Although he was acquitted of murder on the grounds of self-defense, Elmer's trial revealed his alleged perpetration of other human rights abuses: on March 18, 1992, he reportedly assaulted a motorist, leaving him wounded and in need of stitches; later that night Elmer was alleged to have shot at a group of thirty undocumented immigrants, wounding one in the stomach and leg. In keeping with the code of silence, none of the agents present during these incidents reported them; were it not for the publicity surrounding the investigation into the Miranda murder, they would have remained hidden and unaccounted for. (Two of the victims of the March shooting reported the incident at a border patrol station, but it was not investigated.) Significantly, agentWatson, who reported the killing of Miranda Valenzuela, was fired by the border patrol. Although the ostensible reason was his fifteen-hour delay in reporting the shooting, he believed the real cause to be his breach of the code of silence.

Other documented abuses included:

· Border Patrol agent Luis Santiago Esteves was reported to have sexually harassed or assaulted three different women whom he first encountered while on duty. The first incident was reported to his supervisor on October 9, 1989; no disciplinary action was taken against him. The second incident led to his arrest in December 1989 for rape. Although Esteves was temporarily suspended, the border patrol reinstated him when the victim failed to appear in court, forcing the prosecutor to drop charges. He was arrested a third time in 1991, again for rape. That arrest led to a conviction and, in July 1992, he was sentenced to twenty-four years in prison.

· On December 23, 1992, a border patrol agent allegedly beat an unarmed man who had been apprehended near the border. The agent then warned the man not to report the beating. Agents took him and his female companion, who was detained by a second agent and witnessed the beating, to the San Ysidro, California detention center, where they were held for several hours. Despite the man's obviously severe pain and his repeated requests for medical attention, no assistance was provided for several hours. He was eventually taken to a hospital, where he remained under observation for ten days, at which time his condition worsened and he underwent surgery to repair damage that had been done to his pancreas. Two weeks later the border patrol issued a statement claiming the man had injured himself by falling into a drainage ditch. Although both the Federal Bureau of Investigation (FBI) and the Office of the Inspector General of the Justice Department subsequently began investigations, the agent was reportedly still on active duty as of November 1993. In keeping with INS policy, the agent's name was withheld from the victim and his attorney.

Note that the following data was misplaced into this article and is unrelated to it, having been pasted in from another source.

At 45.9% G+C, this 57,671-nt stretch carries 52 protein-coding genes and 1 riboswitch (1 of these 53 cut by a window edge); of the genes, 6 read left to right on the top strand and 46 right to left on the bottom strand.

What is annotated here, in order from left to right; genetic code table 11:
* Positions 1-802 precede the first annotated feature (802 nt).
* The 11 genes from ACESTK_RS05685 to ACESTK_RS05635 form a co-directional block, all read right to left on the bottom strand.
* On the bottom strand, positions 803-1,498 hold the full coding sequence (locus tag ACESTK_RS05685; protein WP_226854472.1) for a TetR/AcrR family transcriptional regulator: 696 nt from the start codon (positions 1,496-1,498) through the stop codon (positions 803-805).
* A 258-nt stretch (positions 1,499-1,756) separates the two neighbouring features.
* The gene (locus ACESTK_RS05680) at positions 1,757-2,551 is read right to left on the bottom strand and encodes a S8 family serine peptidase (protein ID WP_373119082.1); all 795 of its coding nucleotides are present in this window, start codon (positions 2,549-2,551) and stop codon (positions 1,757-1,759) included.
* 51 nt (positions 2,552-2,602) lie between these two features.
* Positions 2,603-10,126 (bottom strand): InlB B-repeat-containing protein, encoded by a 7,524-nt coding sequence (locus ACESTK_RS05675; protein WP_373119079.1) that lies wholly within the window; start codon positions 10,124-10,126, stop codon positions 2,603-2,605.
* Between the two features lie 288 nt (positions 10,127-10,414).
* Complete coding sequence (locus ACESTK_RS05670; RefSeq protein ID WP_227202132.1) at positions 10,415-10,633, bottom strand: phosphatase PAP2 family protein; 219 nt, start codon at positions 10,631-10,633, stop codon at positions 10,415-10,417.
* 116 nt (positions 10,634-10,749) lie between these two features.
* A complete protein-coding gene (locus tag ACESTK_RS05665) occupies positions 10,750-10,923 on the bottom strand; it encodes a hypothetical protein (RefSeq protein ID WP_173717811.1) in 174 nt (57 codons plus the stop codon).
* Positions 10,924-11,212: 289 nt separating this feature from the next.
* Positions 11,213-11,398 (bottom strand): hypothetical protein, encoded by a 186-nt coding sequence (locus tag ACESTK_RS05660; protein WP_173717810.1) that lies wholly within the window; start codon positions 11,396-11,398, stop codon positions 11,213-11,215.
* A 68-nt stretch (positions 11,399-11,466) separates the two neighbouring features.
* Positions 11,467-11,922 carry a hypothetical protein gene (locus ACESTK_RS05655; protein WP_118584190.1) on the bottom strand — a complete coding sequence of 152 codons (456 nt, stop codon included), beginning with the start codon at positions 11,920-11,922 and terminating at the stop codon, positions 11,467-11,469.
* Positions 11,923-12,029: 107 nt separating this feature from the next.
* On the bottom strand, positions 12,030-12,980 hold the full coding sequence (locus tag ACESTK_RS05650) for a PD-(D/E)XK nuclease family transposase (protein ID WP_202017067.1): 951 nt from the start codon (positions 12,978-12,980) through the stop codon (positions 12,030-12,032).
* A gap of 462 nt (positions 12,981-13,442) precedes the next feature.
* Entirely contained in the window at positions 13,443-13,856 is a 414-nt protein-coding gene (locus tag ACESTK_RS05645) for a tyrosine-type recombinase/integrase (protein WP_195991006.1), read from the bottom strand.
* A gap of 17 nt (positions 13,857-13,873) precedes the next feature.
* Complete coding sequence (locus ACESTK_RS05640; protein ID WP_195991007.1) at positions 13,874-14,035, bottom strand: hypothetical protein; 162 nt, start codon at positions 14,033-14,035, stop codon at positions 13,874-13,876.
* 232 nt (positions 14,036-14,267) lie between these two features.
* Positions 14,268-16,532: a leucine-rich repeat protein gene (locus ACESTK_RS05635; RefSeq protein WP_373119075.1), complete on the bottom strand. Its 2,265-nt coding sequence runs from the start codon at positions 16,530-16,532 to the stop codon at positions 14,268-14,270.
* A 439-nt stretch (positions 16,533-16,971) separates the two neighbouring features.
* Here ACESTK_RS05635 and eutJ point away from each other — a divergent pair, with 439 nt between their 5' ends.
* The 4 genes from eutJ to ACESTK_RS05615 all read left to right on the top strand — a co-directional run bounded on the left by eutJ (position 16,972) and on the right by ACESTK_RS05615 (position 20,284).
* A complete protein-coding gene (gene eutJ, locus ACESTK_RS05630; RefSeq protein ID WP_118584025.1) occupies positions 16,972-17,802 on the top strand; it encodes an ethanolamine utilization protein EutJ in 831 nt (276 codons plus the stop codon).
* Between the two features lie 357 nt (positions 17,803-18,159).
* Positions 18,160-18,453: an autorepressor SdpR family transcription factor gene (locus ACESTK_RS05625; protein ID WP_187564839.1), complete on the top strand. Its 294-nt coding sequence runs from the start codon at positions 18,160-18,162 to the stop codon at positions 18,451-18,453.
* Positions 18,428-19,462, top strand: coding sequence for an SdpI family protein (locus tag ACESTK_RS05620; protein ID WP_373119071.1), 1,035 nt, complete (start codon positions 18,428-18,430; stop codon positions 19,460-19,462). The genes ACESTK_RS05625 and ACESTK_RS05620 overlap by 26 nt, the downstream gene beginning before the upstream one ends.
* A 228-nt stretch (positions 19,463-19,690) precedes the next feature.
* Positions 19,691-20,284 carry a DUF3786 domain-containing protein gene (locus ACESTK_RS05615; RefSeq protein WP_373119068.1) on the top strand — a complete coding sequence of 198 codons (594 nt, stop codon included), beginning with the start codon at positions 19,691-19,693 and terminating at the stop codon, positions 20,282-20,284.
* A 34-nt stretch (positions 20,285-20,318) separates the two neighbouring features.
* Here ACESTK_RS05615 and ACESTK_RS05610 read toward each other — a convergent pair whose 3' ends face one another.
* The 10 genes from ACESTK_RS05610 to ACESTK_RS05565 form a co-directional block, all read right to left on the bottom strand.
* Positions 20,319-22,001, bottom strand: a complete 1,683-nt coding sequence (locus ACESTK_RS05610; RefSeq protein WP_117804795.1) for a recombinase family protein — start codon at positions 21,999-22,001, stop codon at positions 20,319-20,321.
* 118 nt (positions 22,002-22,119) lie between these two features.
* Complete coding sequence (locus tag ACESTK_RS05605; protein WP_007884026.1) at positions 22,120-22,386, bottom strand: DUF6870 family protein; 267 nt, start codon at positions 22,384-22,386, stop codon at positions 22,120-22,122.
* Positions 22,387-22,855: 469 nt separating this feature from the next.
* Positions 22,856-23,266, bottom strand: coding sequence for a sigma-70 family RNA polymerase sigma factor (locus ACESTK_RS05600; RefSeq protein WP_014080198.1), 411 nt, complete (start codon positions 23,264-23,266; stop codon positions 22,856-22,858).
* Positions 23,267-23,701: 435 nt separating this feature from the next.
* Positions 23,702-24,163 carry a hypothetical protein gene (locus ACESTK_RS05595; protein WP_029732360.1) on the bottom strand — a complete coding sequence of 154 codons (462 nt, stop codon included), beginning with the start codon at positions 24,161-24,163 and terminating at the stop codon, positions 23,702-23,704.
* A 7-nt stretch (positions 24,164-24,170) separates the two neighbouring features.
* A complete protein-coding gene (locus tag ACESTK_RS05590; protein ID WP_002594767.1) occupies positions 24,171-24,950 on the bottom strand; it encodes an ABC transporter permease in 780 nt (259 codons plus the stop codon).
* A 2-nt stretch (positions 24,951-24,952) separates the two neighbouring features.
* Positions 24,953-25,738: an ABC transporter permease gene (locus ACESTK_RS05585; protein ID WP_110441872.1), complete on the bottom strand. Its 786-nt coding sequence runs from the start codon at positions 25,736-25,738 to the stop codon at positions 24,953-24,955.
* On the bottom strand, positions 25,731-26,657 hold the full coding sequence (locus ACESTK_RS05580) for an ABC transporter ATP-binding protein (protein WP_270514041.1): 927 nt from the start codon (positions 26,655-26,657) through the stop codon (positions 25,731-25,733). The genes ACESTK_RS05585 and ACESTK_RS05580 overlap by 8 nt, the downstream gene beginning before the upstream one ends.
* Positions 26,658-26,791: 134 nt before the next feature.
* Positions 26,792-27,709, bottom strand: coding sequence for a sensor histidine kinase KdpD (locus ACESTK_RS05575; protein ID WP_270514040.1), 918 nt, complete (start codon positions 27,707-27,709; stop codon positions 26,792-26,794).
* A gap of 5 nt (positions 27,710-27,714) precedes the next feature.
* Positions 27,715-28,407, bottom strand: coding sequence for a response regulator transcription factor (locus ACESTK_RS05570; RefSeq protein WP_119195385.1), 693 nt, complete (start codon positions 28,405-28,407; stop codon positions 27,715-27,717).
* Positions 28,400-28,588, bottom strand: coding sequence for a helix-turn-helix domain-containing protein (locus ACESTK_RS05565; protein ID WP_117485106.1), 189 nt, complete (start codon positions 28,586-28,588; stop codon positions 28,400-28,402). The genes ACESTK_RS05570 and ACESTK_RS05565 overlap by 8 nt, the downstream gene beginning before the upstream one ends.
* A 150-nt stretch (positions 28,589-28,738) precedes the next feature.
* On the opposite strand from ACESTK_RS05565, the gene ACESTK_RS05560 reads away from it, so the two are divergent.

· In February 1992, a customs agent injured a U.S. citizen whose car was being inspected at an El Paso/Juarez checkpoint. According to the victim and witnesses, the agent twisted the woman's arm behind her back and held it there for a long period of time, despite her protests that he was hurting her. She was taken by ambulance to a nearby hospital, where a cast was placed on her severely sprained arm. An investigator with the Office of Internal Affairs of the Customs Service took statements from customs agents at the scene, yet never contacted the victim, even though her name and phone number were available from police officers who had been called to the scene. When the victim returned to the checkpoint days later to ask whether the agent had been disciplined, she was told that he had been suspended; Customs Service officials later admitted that she had been misinformed and that the agentremained on duty.

· In December 1992, a federal court ruled that border patrol agents committed a number of abuses over a period of years against students and faculty at Bowie High School in El Paso, Texas, including the use of excessive force (beatings, rough physical treatment, and the unnecessary brandishing of a weapon), verbal abuse, and harassment. Murillo v. Musegades, EP-CA-319-B, (W.D. Tex. Dec 1, 1992). "Frontier Injustice" also reported numerous instances of border patrol agents' harassment on high school campuses in Phoenix, Arizona.